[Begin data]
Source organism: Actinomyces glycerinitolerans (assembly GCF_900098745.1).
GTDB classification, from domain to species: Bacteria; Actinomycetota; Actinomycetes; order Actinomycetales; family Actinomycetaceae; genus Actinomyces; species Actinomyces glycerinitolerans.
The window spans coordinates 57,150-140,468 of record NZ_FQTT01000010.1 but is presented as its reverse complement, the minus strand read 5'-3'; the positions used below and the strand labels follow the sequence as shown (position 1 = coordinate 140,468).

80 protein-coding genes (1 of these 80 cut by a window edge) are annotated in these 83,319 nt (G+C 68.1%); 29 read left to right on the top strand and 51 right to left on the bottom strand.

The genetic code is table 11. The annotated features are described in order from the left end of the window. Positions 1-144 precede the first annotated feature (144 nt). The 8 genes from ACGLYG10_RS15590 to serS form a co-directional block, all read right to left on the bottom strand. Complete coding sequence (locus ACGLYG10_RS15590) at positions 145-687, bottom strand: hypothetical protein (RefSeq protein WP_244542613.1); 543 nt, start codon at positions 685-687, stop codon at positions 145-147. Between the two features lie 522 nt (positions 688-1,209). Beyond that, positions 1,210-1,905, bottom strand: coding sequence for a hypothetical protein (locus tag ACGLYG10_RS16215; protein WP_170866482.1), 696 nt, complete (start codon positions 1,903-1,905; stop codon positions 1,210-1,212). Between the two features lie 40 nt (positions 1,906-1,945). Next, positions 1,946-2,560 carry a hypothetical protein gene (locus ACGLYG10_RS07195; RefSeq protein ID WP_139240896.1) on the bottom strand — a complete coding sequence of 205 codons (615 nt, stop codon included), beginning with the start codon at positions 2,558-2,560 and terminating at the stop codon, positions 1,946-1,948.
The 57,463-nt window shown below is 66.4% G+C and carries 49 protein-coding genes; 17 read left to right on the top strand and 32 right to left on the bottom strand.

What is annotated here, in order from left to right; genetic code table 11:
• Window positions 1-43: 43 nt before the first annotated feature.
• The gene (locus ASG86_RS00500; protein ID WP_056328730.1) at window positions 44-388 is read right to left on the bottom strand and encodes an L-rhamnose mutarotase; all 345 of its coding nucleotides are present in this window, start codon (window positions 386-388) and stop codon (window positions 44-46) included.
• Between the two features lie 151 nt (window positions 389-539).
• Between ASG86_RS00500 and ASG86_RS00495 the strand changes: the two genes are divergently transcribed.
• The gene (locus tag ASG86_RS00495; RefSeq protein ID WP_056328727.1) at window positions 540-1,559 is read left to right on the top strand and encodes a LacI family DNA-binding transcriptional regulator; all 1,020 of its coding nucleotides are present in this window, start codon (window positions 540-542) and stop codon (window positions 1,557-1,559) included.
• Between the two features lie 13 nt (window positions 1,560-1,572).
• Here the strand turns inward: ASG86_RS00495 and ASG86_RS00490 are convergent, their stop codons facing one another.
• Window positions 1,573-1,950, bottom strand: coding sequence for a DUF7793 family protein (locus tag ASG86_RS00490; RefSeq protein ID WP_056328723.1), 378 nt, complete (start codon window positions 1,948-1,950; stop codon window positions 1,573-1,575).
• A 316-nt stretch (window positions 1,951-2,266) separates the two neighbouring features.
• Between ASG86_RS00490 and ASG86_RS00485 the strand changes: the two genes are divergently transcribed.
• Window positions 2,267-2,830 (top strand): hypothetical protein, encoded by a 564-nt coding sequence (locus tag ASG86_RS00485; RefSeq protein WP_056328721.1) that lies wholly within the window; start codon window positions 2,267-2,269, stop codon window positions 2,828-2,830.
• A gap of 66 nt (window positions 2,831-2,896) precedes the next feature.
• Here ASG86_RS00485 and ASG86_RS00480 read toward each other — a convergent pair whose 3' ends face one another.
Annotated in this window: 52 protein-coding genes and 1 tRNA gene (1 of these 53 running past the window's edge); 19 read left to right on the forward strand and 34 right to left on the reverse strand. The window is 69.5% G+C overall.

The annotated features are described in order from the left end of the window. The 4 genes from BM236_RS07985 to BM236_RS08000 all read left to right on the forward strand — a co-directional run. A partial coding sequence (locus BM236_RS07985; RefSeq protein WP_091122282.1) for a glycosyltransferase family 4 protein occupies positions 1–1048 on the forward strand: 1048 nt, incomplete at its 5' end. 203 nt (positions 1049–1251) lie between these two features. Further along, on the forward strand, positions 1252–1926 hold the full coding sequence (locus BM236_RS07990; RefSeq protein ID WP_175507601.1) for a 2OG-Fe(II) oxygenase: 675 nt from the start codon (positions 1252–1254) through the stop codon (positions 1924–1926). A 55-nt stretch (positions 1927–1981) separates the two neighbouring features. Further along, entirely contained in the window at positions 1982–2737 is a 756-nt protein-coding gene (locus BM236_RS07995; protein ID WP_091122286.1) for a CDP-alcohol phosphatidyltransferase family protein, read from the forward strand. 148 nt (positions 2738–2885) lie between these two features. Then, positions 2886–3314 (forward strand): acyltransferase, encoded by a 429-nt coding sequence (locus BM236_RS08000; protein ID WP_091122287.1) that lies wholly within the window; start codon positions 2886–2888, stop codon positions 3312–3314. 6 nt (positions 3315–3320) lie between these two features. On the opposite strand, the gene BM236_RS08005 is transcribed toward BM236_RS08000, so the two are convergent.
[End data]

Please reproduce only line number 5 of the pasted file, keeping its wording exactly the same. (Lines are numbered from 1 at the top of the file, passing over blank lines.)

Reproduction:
The genetic code is table 11. The annotated features are described in order from the left end of the window. Positions 1-144 precede the first annotated feature (144 nt). The 8 genes from ACGLYG10_RS15590 to serS form a co-directional block, all read right to left on the bottom strand. Complete coding sequence (locus ACGLYG10_RS15590) at positions 145-687, bottom strand: hypothetical protein (RefSeq protein WP_244542613.1); 543 nt, start codon at positions 685-687, stop codon at positions 145-147. Between the two features lie 522 nt (positions 688-1,209). Beyond that, positions 1,210-1,905, bottom strand: coding sequence for a hypothetical protein (locus tag ACGLYG10_RS16215; protein WP_170866482.1), 696 nt, complete (start codon positions 1,903-1,905; stop codon positions 1,210-1,212). Between the two features lie 40 nt (positions 1,906-1,945). Next, positions 1,946-2,560 carry a hypothetical protein gene (locus ACGLYG10_RS07195; RefSeq protein ID WP_139240896.1) on the bottom strand — a complete coding sequence of 205 codons (615 nt, stop codon included), beginning with the start codon at positions 2,558-2,560 and terminating at the stop codon, positions 1,946-1,948.